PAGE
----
So what features might you want that aren’t present? No electricity, no dump station, no full time staff, no laundry, no shower, no water.
But, really. Bring water. Or at least a filter/purification tablets. The river is not 100′ (30 for you metrickers) away and looks like you could drink it straight. That said, a sign specifically advised me not to do that, and as I’m not terribly keen on giardia or crypto I didn’t try it. We drag around 5 gallons of water at all times. Why? Well, because we have 10 gallons of jerry can capacity and about another 10 gallons of onboard capacity in the trailer, so carrying less than that seems to be a failure of preparedness. Today we were dragging around another 5 gallons of fresh, because the internet tells you everything I told you. So anyone coming here not knowing the facilities didn’t do their research!
That under construction sign by the way? Still up as I write this 25 hours after our arrival. The campsite? Empty save us. Coincidence? You decide.
Update for posterity: I hadn’t had any espresso when we departed this morning. Thus I forgot to pay attention to whether or not the sign was still in place. Oops.
Will it be up by the time you read this? I hope not. Partly because I don’t have internet service here. Verizon finally let me down. Their online projections have been spot on about where I would and would not find service. Here? Nada.
That said there is inconsistent 2G around. So those who only need their aether to carry SMS and voice need not be concerned.
The views are beautiful, craggy ….err hills? Its hard for me to call them hills as they are so large, but compared to the mountains that serve as the backdrop I’m not so sure. The campground is at about 7,500′ (no internet access as I write this metrickers, so I’ll get back to you on this!) and the mountains that loom in the distance are nearly twice that. Two of the mountains are over 14,000′ and another is within 50′ of the 14’er designation. The mountain pass that takes one here from Grand Junction area climbs to a paltry 11,000′. For those of you towing 2,000lb trailers with a BMW X1 xDrive28i, need not worry. Your boat has ample power to laugh at the speed limits. That said, laugh at the speed limits at your own peril.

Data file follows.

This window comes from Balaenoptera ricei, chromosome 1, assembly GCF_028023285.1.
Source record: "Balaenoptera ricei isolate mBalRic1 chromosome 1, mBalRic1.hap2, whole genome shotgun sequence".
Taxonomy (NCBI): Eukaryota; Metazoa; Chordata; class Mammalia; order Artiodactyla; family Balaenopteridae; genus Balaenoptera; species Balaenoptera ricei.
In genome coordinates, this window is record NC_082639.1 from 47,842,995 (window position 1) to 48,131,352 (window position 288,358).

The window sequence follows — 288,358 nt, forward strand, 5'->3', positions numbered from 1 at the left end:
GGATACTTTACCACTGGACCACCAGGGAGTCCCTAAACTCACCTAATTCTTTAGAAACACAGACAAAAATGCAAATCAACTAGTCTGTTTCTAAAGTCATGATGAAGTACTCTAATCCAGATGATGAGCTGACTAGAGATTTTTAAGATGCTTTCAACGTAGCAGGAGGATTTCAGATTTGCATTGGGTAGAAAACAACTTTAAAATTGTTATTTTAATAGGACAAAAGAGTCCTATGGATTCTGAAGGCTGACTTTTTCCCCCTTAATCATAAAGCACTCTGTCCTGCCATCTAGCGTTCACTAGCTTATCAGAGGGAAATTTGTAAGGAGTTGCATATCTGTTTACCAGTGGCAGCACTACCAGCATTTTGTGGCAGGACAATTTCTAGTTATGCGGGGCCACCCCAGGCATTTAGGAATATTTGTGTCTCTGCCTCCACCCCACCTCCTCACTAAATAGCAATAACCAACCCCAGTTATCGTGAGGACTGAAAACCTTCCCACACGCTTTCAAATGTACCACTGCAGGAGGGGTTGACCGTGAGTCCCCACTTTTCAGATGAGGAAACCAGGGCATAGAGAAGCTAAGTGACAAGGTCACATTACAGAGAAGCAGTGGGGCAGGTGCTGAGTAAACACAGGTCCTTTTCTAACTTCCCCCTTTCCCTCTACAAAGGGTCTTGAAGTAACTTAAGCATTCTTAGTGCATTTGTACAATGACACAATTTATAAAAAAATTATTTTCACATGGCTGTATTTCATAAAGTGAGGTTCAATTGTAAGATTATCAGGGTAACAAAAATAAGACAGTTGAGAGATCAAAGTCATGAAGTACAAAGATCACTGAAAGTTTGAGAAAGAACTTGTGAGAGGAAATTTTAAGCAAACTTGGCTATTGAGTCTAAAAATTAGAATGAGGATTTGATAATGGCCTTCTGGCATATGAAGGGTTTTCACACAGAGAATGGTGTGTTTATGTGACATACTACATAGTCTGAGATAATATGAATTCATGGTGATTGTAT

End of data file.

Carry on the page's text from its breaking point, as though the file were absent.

There isn’t a ton of hiking at the campground itself. Along the river is about 1.5 miles of trails. Several sections include boulders or at least very large rocks. Walking the trail end to end took us an hour twenty, and although we weren’t rushing, neither were we traveling slowly. Apparently the river is big for rafters. I can see why. Lots of water moving at a high speed over rocks and such. I’m not too well versed in such things, but I do know the river includes up to class V. Which sounds like something I’d sooner avoid – but for those of you more foolhardy than I help yourself.
For those of you who are budget conscious, there is a stretch of free camping off of Country Road 194 (if the sketchy hand written sign is to be trusted) on “Dan’s Land.” For some reason Dan chose to enclose a bunch of pines in fences made from old pallets. Not sure why, but it is a pretty good landmark. For my money I’d sooner pony up the money to get these beautiful sites. Oh, and for you guys camping: The sites are paved with gravel, but they used a finer gravel on the tent pad. Attention to detail my friends.
I’m not sure how I’m going to end up sticking pictures into this, so if they seem haphazard call Verizon to complain.*
*Please don’t do this. The places I’ve been able to get online have been absolutely mind blowing. I’m just giving V a hard time!